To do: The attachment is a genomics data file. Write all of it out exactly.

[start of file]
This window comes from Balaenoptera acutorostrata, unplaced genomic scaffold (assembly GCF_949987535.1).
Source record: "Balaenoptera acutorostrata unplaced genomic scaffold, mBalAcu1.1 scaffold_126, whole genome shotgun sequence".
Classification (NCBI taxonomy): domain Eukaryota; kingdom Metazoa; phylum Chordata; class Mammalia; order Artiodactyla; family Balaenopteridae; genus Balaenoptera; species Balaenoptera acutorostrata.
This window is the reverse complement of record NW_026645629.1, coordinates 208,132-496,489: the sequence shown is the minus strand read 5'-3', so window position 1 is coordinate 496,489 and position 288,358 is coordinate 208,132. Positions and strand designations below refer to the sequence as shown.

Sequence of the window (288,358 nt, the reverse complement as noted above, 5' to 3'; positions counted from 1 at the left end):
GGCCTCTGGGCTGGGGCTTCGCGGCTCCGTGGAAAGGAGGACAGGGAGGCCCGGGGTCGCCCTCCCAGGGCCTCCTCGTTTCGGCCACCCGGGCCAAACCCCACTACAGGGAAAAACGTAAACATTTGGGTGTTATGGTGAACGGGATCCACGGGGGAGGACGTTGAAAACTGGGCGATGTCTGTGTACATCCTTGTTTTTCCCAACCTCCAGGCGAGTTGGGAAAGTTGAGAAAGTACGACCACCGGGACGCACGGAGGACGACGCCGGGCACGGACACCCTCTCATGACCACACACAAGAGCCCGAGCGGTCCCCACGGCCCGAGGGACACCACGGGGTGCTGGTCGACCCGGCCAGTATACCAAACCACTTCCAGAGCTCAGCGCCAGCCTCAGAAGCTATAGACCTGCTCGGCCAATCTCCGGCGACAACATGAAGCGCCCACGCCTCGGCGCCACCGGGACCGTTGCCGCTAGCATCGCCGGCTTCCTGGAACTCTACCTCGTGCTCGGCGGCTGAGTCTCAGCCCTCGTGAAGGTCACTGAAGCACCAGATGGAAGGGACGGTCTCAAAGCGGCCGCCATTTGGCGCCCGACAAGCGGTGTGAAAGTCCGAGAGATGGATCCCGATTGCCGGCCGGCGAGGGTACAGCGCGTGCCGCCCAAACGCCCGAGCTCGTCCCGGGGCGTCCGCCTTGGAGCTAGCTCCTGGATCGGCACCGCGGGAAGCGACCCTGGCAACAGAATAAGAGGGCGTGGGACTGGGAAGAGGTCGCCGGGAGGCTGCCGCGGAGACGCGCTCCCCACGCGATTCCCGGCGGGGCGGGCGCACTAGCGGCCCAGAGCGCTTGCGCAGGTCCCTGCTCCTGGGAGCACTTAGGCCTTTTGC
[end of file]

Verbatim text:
This window comes from Balaenoptera acutorostrata, unplaced genomic scaffold (assembly GCF_949987535.1).
Source record: "Balaenoptera acutorostrata unplaced genomic scaffold, mBalAcu1.1 scaffold_126, whole genome shotgun sequence".
Classification (NCBI taxonomy): domain Eukaryota; kingdom Metazoa; phylum Chordata; class Mammalia; order Artiodactyla; family Balaenopteridae; genus Balaenoptera; species Balaenoptera acutorostrata.
This window is the reverse complement of record NW_026645629.1, coordinates 208,132-496,489: the sequence shown is the minus strand read 5'-3', so window position 1 is coordinate 496,489 and position 288,358 is coordinate 208,132. Positions and strand designations below refer to the sequence as shown.

Sequence of the window (288,358 nt, the reverse complement as noted above, 5' to 3'; positions counted from 1 at the left end):
GGCCTCTGGGCTGGGGCTTCGCGGCTCCGTGGAAAGGAGGACAGGGAGGCCCGGGGTCGCCCTCCCAGGGCCTCCTCGTTTCGGCCACCCGGGCCAAACCCCACTACAGGGAAAAACGTAAACATTTGGGTGTTATGGTGAACGGGATCCACGGGGGAGGACGTTGAAAACTGGGCGATGTCTGTGTACATCCTTGTTTTTCCCAACCTCCAGGCGAGTTGGGAAAGTTGAGAAAGTACGACCACCGGGACGCACGGAGGACGACGCCGGGCACGGACACCCTCTCATGACCACACACAAGAGCCCGAGCGGTCCCCACGGCCCGAGGGACACCACGGGGTGCTGGTCGACCCGGCCAGTATACCAAACCACTTCCAGAGCTCAGCGCCAGCCTCAGAAGCTATAGACCTGCTCGGCCAATCTCCGGCGACAACATGAAGCGCCCACGCCTCGGCGCCACCGGGACCGTTGCCGCTAGCATCGCCGGCTTCCTGGAACTCTACCTCGTGCTCGGCGGCTGAGTCTCAGCCCTCGTGAAGGTCACTGAAGCACCAGATGGAAGGGACGGTCTCAAAGCGGCCGCCATTTGGCGCCCGACAAGCGGTGTGAAAGTCCGAGAGATGGATCCCGATTGCCGGCCGGCGAGGGTACAGCGCGTGCCGCCCAAACGCCCGAGCTCGTCCCGGGGCGTCCGCCTTGGAGCTAGCTCCTGGATCGGCACCGCGGGAAGCGACCCTGGCAACAGAATAAGAGGGCGTGGGACTGGGAAGAGGTCGCCGGGAGGCTGCCGCGGAGACGCGCTCCCCACGCGATTCCCGGCGGGGCGGGCGCACTAGCGGCCCAGAGCGCTTGCGCAGGTCCCTGCTCCTGGGAGCACTTAGGCCTTTTGC